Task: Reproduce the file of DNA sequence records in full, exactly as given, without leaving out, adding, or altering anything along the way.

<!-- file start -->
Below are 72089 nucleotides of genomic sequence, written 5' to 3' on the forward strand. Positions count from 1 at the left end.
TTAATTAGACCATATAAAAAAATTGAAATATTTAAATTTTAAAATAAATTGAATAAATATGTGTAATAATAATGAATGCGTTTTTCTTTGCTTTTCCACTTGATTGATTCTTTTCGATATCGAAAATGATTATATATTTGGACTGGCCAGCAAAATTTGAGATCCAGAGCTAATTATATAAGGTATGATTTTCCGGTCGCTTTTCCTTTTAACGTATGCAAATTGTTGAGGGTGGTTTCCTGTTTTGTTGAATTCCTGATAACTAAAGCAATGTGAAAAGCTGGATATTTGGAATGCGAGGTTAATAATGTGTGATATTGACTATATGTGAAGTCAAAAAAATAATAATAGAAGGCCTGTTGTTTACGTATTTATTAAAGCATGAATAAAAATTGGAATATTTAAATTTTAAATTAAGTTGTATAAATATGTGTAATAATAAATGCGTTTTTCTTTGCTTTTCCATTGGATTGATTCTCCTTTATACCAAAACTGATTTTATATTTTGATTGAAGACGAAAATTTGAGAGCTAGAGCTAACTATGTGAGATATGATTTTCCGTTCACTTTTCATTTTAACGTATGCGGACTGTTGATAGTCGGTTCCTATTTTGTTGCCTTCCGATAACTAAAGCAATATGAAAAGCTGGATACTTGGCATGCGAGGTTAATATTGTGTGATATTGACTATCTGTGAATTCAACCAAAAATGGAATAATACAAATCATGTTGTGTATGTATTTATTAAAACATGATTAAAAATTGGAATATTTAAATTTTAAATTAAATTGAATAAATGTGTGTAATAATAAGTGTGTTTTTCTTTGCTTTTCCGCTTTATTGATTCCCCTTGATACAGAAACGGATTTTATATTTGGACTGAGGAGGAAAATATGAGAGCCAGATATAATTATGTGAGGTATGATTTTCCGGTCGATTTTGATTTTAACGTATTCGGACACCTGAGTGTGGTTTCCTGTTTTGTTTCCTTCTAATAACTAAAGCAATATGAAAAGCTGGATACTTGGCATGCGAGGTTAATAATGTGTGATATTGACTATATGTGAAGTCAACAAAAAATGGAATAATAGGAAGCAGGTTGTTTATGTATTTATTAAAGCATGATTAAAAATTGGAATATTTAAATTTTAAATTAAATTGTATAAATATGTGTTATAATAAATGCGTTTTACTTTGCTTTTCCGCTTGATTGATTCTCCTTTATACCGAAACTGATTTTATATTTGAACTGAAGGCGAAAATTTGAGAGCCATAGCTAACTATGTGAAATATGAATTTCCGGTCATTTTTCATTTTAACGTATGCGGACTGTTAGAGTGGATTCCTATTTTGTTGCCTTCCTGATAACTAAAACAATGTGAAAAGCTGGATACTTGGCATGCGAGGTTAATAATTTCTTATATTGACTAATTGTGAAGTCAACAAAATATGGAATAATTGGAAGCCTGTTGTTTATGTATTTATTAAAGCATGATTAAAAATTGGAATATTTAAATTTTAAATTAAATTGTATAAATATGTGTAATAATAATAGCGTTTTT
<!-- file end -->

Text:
Below are 72089 nucleotides of genomic sequence, written 5' to 3' on the forward strand. Positions count from 1 at the left end.
TTAATTAGACCATATAAAAAAATTGAAATATTTAAATTTTAAAATAAATTGAATAAATATGTGTAATAATAATGAATGCGTTTTTCTTTGCTTTTCCACTTGATTGATTCTTTTCGATATCGAAAATGATTATATATTTGGACTGGCCAGCAAAATTTGAGATCCAGAGCTAATTATATAAGGTATGATTTTCCGGTCGCTTTTCCTTTTAACGTATGCAAATTGTTGAGGGTGGTTTCCTGTTTTGTTGAATTCCTGATAACTAAAGCAATGTGAAAAGCTGGATATTTGGAATGCGAGGTTAATAATGTGTGATATTGACTATATGTGAAGTCAAAAAAATAATAATAGAAGGCCTGTTGTTTACGTATTTATTAAAGCATGAATAAAAATTGGAATATTTAAATTTTAAATTAAGTTGTATAAATATGTGTAATAATAAATGCGTTTTTCTTTGCTTTTCCATTGGATTGATTCTCCTTTATACCAAAACTGATTTTATATTTTGATTGAAGACGAAAATTTGAGAGCTAGAGCTAACTATGTGAGATATGATTTTCCGTTCACTTTTCATTTTAACGTATGCGGACTGTTGATAGTCGGTTCCTATTTTGTTGCCTTCCGATAACTAAAGCAATATGAAAAGCTGGATACTTGGCATGCGAGGTTAATATTGTGTGATATTGACTATCTGTGAATTCAACCAAAAATGGAATAATACAAATCATGTTGTGTATGTATTTATTAAAACATGATTAAAAATTGGAATATTTAAATTTTAAATTAAATTGAATAAATGTGTGTAATAATAAGTGTGTTTTTCTTTGCTTTTCCGCTTTATTGATTCCCCTTGATACAGAAACGGATTTTATATTTGGACTGAGGAGGAAAATATGAGAGCCAGATATAATTATGTGAGGTATGATTTTCCGGTCGATTTTGATTTTAACGTATTCGGACACCTGAGTGTGGTTTCCTGTTTTGTTTCCTTCTAATAACTAAAGCAATATGAAAAGCTGGATACTTGGCATGCGAGGTTAATAATGTGTGATATTGACTATATGTGAAGTCAACAAAAAATGGAATAATAGGAAGCAGGTTGTTTATGTATTTATTAAAGCATGATTAAAAATTGGAATATTTAAATTTTAAATTAAATTGTATAAATATGTGTTATAATAAATGCGTTTTACTTTGCTTTTCCGCTTGATTGATTCTCCTTTATACCGAAACTGATTTTATATTTGAACTGAAGGCGAAAATTTGAGAGCCATAGCTAACTATGTGAAATATGAATTTCCGGTCATTTTTCATTTTAACGTATGCGGACTGTTAGAGTGGATTCCTATTTTGTTGCCTTCCTGATAACTAAAACAATGTGAAAAGCTGGATACTTGGCATGCGAGGTTAATAATTTCTTATATTGACTAATTGTGAAGTCAACAAAATATGGAATAATTGGAAGCCTGTTGTTTATGTATTTATTAAAGCATGATTAAAAATTGGAATATTTAAATTTTAAATTAAATTGTATAAATATGTGTAATAATAATAGCGTTTTT